Last week, The Witches was released to cries of disdain. Accusations flew in that the film fuelled stigmas surrounding disabilities and physical deformities or differences. A petition to boycott the film has already received thousands of signatures. Even Anne Hathaway – who plays The Grand High Witch – made a public apology on her Facebook page. This is not, however, a recent phenomenon. The Witches is just the latest film that slides towards the tired device of using a physical difference or disability to communicate evil or otherness.
The poisonous idea that physical differences or disabilities are somehow indicative of status, personality or moral inclination has been around for centuries. Furthermore, this difference is employed not just as an identifying marker, but as a source of entertainment and/or education for the privileged and able-bodied. In Ancient Rome, Emperor Augustus would often place disabled individuals on display or force them to entertain him. He made sure the Roman people knew that he looked down on people so different to himself.
During the Salem Witch Trials, disability was seen as representing disloyalty to god – physical perfection was a pertinent Puritan ideal. During the colonial era, Eugenics – which you could call a very different pseudoscience – was used to associate disabled individuals with a whole host of social problems for large parts of the 19th and 20th centuries. The history of physical disability is full of examples where it has been unfairly used as an indication of character, purity or human worth.
It is a trend found in culture as well – yes in the early days of cinema but going back at least as far as the days of Shakespeare. In Macbeth, the witches are signified by their haggard appearances and physical imperfections (although more contemporary interpretations tend to shirk this element). The idea of the witch, in particular, has been used as an unfair mode of characterisation for decades. Far too often, these tropes are to be found in real-life prejudices. Arts, culture and media have allowed physical difference to become a benchmark for a characterisation that unfairly demonises those deemed to deviate from the physical norm. The literary history of witchcraft and evil being linked to deformity is so well documented, that it is deeply saddening to see such a trope continuing to be used.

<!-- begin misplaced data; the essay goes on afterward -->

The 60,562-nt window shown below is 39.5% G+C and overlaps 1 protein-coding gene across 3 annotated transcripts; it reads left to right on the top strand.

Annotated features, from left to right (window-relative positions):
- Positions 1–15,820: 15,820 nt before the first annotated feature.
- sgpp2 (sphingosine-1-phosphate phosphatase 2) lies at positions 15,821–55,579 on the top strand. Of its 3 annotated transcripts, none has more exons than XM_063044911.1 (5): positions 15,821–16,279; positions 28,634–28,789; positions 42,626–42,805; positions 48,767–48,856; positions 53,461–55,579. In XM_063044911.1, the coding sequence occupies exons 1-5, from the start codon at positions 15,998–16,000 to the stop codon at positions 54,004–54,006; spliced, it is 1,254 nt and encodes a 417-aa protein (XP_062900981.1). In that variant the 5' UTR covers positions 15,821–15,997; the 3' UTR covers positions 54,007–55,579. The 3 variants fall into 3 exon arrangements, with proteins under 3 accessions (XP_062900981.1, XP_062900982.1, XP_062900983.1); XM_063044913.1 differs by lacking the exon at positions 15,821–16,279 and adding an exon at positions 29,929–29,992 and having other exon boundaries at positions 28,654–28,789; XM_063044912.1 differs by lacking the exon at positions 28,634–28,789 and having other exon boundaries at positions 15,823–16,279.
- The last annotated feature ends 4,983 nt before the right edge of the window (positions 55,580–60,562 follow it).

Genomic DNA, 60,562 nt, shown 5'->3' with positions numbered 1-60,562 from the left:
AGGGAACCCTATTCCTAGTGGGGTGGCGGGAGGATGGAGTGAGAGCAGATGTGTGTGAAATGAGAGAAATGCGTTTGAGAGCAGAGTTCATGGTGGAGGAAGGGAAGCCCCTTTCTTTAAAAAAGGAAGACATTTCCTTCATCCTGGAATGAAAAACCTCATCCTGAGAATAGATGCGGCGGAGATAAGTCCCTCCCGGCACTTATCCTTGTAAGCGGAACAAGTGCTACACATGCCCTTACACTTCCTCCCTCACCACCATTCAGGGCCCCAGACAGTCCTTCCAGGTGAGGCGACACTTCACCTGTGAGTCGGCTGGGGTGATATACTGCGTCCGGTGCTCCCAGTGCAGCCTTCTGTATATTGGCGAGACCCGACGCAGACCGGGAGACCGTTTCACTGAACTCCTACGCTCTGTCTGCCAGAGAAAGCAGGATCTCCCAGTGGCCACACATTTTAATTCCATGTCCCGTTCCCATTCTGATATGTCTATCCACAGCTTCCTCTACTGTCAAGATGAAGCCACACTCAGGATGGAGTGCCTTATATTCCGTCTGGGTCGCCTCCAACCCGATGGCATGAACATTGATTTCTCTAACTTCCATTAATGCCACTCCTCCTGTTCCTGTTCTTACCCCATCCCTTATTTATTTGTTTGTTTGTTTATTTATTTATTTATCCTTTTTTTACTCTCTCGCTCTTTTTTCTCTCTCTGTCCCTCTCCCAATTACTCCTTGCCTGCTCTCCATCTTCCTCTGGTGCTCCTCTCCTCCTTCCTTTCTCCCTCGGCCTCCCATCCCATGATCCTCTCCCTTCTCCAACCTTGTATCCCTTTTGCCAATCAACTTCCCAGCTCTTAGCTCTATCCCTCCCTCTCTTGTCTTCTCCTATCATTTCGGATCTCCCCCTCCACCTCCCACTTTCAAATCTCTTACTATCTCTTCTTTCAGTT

Disability in film fits into this larger pattern. In some cases, negative stereotypes fuel the design of characters you see on screen. In others, the reverse is true. The way certain characters are portrayed feeds negative stereotypes of physical conditions and impairments that films may not even be addressing directly. Sometimes the disabled ‘other’ would be portrayed as having an insatiable lust for others that possess physically perfect bodies, such as Frankenstein’s Monster in Bride of Frankenstein or the Nazi Dwarf in The Black Bird.
For films in the 1960s such as Dr. No or Dr. Strangelove, physical deformity is used to communicate the deformation of the soul or a lack of recognisable humanity. Sadly, this is a characterisation that unfortunately remains commonplace. In The Elephant Man, only death can release John Hurt’s disabled protagonist from the endless struggles he faces.
These all represent trends identified by disability activist Paul Longmore. Frequently, disabled people are seen as a threat to the normative, able-bodied majority. When they are not longing for their own death, they are normally portrayed as dangerous, vengeful or ungodly. Think Darth Maul in Star Wars: The Clone Wars, for an example from the world of television. It’s an insidious, unforgivable curse on the movies, one that they should have lifted long before now.